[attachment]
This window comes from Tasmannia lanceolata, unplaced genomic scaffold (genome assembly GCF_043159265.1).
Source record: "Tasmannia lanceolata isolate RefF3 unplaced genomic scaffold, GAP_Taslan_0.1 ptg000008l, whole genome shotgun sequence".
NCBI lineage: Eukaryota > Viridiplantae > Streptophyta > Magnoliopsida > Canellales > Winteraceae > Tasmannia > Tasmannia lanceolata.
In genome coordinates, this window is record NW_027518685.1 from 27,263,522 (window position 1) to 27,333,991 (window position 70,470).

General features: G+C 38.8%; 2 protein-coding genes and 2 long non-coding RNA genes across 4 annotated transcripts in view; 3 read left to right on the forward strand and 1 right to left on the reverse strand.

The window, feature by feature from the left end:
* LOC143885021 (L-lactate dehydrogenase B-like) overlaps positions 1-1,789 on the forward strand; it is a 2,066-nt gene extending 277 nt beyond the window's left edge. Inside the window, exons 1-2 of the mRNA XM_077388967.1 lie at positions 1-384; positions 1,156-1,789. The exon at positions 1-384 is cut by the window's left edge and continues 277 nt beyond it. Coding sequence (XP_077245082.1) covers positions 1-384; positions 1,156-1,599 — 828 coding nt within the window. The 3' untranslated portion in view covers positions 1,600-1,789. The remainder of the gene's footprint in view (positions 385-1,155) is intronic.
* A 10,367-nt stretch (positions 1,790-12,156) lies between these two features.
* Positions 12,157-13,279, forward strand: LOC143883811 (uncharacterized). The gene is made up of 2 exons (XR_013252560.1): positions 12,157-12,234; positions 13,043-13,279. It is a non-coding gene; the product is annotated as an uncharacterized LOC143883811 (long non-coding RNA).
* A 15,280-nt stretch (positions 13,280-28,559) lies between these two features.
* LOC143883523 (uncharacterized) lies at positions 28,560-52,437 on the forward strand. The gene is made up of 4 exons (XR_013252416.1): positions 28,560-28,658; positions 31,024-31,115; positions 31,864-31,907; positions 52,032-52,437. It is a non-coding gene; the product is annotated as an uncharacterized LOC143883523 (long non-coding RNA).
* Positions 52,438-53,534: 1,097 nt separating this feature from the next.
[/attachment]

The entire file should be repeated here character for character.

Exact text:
This window comes from Tasmannia lanceolata, unplaced genomic scaffold (genome assembly GCF_043159265.1).
Source record: "Tasmannia lanceolata isolate RefF3 unplaced genomic scaffold, GAP_Taslan_0.1 ptg000008l, whole genome shotgun sequence".
NCBI lineage: Eukaryota > Viridiplantae > Streptophyta > Magnoliopsida > Canellales > Winteraceae > Tasmannia > Tasmannia lanceolata.
In genome coordinates, this window is record NW_027518685.1 from 27,263,522 (window position 1) to 27,333,991 (window position 70,470).

General features: G+C 38.8%; 2 protein-coding genes and 2 long non-coding RNA genes across 4 annotated transcripts in view; 3 read left to right on the forward strand and 1 right to left on the reverse strand.

The window, feature by feature from the left end:
* LOC143885021 (L-lactate dehydrogenase B-like) overlaps positions 1-1,789 on the forward strand; it is a 2,066-nt gene extending 277 nt beyond the window's left edge. Inside the window, exons 1-2 of the mRNA XM_077388967.1 lie at positions 1-384; positions 1,156-1,789. The exon at positions 1-384 is cut by the window's left edge and continues 277 nt beyond it. Coding sequence (XP_077245082.1) covers positions 1-384; positions 1,156-1,599 — 828 coding nt within the window. The 3' untranslated portion in view covers positions 1,600-1,789. The remainder of the gene's footprint in view (positions 385-1,155) is intronic.
* A 10,367-nt stretch (positions 1,790-12,156) lies between these two features.
* Positions 12,157-13,279, forward strand: LOC143883811 (uncharacterized). The gene is made up of 2 exons (XR_013252560.1): positions 12,157-12,234; positions 13,043-13,279. It is a non-coding gene; the product is annotated as an uncharacterized LOC143883811 (long non-coding RNA).
* A 15,280-nt stretch (positions 13,280-28,559) lies between these two features.
* LOC143883523 (uncharacterized) lies at positions 28,560-52,437 on the forward strand. The gene is made up of 4 exons (XR_013252416.1): positions 28,560-28,658; positions 31,024-31,115; positions 31,864-31,907; positions 52,032-52,437. It is a non-coding gene; the product is annotated as an uncharacterized LOC143883523 (long non-coding RNA).
* Positions 52,438-53,534: 1,097 nt separating this feature from the next.